Taxpayer was accustomed to loan money to a related corporation on open accounts. The debtor consistently lost money and became bankrupt in 1938. Thereupon taxpayer wrote off the whole debt using it as a deduction from 1938 income. The commissioner assessed a deficiency on the theory that the taxpayer, by a subordination agreement made with another creditor in 1931, had recognized the then balance to be worthless. Hence, he argued, advances made after that date were a separate debt; therefore taxpayer had lost the right to deduct the debt due in 1931 for failure to take it in the year in which it became worthless. Taxpayer argued that the account represented but one debt, so that he need not deduct the partial worthlessness occurring in 1931, but might await the year of complete worthlessness before seeking any deduction. Held: for the taxpayer. The E. Richard Meinig Co. v. Commissioner, 9 T.C. 976 (1947).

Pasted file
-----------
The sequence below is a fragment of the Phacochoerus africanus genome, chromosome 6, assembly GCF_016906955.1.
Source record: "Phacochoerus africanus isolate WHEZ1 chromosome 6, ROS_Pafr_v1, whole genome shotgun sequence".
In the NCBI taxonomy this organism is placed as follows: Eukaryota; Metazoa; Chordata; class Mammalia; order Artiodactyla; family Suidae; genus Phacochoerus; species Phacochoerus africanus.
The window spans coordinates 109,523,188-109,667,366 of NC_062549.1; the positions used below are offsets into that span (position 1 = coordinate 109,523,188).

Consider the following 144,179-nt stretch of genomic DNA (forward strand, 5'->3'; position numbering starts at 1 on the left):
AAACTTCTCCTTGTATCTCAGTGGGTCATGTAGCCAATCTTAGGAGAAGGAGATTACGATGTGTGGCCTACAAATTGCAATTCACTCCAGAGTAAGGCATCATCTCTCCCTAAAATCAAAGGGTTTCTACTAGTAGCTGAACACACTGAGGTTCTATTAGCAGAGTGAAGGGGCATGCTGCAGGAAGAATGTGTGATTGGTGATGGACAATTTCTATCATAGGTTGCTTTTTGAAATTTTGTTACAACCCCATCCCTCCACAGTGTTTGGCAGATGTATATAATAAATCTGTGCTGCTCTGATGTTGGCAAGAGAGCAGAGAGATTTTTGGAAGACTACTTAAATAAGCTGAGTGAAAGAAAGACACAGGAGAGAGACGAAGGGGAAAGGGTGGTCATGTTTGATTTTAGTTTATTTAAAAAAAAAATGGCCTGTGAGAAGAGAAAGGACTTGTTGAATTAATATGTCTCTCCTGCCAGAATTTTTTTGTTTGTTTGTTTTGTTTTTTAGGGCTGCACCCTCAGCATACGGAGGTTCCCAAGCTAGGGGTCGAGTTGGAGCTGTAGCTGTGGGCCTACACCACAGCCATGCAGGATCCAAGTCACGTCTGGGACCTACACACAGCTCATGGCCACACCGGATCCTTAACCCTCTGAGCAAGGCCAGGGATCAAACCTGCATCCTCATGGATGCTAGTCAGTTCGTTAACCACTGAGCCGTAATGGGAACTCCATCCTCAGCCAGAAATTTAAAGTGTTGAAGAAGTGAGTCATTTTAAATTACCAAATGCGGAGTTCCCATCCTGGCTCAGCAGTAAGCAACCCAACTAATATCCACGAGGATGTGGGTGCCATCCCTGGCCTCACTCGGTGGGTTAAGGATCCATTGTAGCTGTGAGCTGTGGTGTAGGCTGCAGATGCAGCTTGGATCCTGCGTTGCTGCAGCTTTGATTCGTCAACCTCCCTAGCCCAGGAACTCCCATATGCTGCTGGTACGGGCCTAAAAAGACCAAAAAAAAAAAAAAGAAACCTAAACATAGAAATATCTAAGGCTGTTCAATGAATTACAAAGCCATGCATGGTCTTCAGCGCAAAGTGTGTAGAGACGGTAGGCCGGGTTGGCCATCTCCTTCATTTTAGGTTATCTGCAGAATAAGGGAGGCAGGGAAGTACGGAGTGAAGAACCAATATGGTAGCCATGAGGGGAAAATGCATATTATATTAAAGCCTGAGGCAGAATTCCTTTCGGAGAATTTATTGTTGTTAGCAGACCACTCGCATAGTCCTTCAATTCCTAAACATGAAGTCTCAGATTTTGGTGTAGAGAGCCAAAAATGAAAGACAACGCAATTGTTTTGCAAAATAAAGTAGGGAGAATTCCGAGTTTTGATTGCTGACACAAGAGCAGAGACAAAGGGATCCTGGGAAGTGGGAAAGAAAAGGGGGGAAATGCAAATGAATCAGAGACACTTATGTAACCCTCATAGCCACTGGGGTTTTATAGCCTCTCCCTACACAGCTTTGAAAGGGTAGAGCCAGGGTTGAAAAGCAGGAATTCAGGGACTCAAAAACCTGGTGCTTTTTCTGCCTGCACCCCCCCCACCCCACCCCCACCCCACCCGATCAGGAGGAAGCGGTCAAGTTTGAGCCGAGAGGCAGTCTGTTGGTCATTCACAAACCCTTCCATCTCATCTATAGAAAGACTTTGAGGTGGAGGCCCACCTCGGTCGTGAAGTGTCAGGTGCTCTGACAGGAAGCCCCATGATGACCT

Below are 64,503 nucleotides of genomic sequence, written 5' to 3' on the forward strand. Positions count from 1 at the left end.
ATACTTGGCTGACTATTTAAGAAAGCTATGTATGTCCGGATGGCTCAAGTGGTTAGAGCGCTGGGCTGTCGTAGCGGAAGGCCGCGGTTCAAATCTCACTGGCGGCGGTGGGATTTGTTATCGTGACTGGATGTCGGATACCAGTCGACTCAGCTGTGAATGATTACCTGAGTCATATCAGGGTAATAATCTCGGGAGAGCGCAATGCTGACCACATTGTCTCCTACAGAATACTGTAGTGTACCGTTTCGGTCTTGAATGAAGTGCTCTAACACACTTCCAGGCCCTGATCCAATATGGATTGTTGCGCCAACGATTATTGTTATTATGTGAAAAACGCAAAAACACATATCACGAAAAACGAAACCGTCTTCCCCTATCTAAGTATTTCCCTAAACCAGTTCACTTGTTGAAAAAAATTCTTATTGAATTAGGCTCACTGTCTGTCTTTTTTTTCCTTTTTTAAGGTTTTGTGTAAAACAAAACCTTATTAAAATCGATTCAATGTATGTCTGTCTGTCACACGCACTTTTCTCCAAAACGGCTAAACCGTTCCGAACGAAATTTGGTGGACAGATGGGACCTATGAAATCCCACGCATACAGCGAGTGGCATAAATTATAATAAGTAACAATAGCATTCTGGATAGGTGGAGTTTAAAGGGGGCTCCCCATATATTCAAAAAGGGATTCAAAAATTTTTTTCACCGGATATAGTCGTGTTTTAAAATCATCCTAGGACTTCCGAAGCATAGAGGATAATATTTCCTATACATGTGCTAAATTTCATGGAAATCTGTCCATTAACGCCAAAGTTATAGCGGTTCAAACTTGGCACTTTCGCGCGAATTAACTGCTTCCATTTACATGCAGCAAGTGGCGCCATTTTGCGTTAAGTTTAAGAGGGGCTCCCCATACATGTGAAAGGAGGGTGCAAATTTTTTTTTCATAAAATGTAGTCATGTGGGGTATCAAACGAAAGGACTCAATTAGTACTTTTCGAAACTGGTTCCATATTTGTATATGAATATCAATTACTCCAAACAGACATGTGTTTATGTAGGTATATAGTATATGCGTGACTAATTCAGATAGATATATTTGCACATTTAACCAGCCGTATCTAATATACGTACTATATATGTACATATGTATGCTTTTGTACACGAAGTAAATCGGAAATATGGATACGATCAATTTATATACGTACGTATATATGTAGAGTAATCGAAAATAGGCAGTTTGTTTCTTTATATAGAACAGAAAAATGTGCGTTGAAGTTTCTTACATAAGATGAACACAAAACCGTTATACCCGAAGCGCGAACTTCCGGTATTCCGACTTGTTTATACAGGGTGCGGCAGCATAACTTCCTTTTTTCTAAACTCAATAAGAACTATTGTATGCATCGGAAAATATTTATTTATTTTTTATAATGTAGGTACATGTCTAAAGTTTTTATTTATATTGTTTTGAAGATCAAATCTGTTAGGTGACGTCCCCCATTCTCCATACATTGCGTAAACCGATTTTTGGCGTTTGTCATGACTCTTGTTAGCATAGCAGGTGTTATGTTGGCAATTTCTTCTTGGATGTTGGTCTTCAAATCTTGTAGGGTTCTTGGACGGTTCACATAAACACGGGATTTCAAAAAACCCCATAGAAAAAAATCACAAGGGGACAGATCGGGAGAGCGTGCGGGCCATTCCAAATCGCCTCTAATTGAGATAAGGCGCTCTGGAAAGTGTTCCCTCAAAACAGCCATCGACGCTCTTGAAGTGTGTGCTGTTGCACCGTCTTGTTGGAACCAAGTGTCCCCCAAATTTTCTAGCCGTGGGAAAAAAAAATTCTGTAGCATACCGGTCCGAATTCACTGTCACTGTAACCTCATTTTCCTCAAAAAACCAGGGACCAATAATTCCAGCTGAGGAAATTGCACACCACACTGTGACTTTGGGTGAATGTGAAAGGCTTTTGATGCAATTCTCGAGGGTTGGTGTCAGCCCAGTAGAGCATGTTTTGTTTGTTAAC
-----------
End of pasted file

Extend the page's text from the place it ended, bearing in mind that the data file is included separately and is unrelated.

John M. Veale S.Ed.,
TAXATION-DEDUCTIONS FOR PARTIAL WORTHLESSNESS OF A DEBT,
Mich. L. Rev.
Available at: https://repository.law.umich.edu/mlr/vol46/iss6/24